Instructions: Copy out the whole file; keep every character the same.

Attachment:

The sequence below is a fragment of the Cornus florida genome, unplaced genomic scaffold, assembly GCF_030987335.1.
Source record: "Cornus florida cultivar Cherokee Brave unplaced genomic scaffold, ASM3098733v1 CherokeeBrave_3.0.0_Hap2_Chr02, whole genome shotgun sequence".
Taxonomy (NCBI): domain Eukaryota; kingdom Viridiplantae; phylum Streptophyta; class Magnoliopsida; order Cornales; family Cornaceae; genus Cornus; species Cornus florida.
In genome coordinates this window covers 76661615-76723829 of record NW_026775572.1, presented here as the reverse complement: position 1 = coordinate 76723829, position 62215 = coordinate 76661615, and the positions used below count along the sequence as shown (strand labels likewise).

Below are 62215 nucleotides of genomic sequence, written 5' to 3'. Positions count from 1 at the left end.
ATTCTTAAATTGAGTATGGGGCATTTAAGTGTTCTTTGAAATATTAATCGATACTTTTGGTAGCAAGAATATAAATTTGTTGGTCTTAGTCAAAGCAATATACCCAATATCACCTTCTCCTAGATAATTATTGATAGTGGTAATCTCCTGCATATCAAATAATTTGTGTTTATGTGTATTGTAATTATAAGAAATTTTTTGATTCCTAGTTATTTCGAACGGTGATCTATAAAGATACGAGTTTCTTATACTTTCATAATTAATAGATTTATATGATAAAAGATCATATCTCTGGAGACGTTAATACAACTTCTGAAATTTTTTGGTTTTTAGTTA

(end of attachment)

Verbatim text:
The sequence below is a fragment of the Cornus florida genome, unplaced genomic scaffold, assembly GCF_030987335.1.
Source record: "Cornus florida cultivar Cherokee Brave unplaced genomic scaffold, ASM3098733v1 CherokeeBrave_3.0.0_Hap2_Chr02, whole genome shotgun sequence".
Taxonomy (NCBI): domain Eukaryota; kingdom Viridiplantae; phylum Streptophyta; class Magnoliopsida; order Cornales; family Cornaceae; genus Cornus; species Cornus florida.
In genome coordinates this window covers 76661615-76723829 of record NW_026775572.1, presented here as the reverse complement: position 1 = coordinate 76723829, position 62215 = coordinate 76661615, and the positions used below count along the sequence as shown (strand labels likewise).

Below are 62215 nucleotides of genomic sequence, written 5' to 3'. Positions count from 1 at the left end.
ATTCTTAAATTGAGTATGGGGCATTTAAGTGTTCTTTGAAATATTAATCGATACTTTTGGTAGCAAGAATATAAATTTGTTGGTCTTAGTCAAAGCAATATACCCAATATCACCTTCTCCTAGATAATTATTGATAGTGGTAATCTCCTGCATATCAAATAATTTGTGTTTATGTGTATTGTAATTATAAGAAATTTTTTGATTCCTAGTTATTTCGAACGGTGATCTATAAAGATACGAGTTTCTTATACTTTCATAATTAATAGATTTATATGATAAAAGATCATATCTCTGGAGACGTTAATACAACTTCTGAAATTTTTTGGTTTTTAGTTA